In other words, to really keep the renewable industry booming, buyers — from individuals to institutions — will need to be able to purchase solar panels that look good.
There are several exciting projects currently tackling this exact challenge. These initiatives are not only “beautifying” solar panels but making them thinner, more flexible, more transparent and available in different colors— providing aesthetic personalization along with technical efficiency. Here are three notable developments using visual design and technological breakthroughs to make solar panels more inviting for a wider range of surfaces and clients:
SwissINSO, a company dedicated to enhancing the aesthetics and efficiency of photovoltaic and thermal energy technologies, invented the world’s first colored solar panels. Their technology, named Kromatix™, was born from the need for less visually uniform solar panels that could be easily formatted onto a building.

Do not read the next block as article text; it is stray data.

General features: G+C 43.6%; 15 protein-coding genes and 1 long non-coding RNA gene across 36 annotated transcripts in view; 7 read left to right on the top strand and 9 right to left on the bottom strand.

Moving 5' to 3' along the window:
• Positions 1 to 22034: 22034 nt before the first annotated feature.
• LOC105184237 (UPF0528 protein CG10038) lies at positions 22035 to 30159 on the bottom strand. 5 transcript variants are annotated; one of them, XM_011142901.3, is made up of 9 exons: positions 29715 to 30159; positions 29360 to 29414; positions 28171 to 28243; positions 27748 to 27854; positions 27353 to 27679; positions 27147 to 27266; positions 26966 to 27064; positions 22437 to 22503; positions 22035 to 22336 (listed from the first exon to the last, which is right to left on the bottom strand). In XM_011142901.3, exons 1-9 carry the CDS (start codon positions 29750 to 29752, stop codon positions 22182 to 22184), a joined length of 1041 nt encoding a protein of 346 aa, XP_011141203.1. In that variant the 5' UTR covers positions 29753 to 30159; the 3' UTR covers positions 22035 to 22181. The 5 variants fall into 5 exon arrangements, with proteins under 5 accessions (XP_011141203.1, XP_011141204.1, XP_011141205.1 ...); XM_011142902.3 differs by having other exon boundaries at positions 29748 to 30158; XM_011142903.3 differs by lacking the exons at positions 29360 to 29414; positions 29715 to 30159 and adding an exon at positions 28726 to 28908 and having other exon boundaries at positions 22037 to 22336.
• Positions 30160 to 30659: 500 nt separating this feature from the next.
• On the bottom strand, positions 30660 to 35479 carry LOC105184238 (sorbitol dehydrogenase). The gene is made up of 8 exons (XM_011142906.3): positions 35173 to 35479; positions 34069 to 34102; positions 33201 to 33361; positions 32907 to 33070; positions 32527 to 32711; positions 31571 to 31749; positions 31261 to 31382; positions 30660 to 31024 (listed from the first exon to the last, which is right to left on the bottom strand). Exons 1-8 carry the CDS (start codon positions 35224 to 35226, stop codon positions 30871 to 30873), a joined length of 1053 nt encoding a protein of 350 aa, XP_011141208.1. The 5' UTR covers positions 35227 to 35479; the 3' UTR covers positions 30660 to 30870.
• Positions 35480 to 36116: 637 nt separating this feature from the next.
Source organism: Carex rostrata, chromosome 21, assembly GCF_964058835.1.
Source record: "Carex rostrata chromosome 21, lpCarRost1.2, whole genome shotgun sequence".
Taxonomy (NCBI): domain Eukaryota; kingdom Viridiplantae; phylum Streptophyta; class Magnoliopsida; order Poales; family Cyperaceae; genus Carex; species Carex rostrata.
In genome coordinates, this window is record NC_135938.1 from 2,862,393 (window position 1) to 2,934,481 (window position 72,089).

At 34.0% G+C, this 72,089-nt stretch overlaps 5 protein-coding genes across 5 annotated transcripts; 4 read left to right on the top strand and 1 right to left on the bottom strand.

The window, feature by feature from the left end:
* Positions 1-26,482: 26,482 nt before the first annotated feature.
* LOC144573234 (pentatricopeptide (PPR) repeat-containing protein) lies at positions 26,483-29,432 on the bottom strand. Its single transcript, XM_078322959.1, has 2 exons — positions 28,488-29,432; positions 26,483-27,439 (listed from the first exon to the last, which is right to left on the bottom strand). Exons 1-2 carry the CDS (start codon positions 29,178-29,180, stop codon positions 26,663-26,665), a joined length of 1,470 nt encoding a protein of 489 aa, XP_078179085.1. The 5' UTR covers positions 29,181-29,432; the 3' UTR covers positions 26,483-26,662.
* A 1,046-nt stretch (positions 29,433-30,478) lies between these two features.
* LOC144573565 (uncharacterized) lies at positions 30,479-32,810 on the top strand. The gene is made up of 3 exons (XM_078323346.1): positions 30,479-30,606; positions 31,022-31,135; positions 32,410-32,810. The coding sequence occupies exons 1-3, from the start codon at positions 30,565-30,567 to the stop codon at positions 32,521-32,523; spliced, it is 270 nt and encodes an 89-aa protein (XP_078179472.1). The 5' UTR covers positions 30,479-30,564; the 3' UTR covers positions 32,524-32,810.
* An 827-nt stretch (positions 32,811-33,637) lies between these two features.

Solar Visuals, a Dutch start-up, collaborated with the Netherlands Organisation for Applied Scientific Research (TNO), the architecture firm UNStudio and the BAM construction group to create solar panels that imitate the surfaces of buildings. Known as “mimic design,” this concept is another promising way of using facades to generate energy:
Another Dutch solar expert, designer Marjan van Aubel, will showcase her stained glass-like solar panels at the Expo 2020 Dubai. Integrated into ceilings, these colorful photovoltaic cells are a source of both electricity and light:
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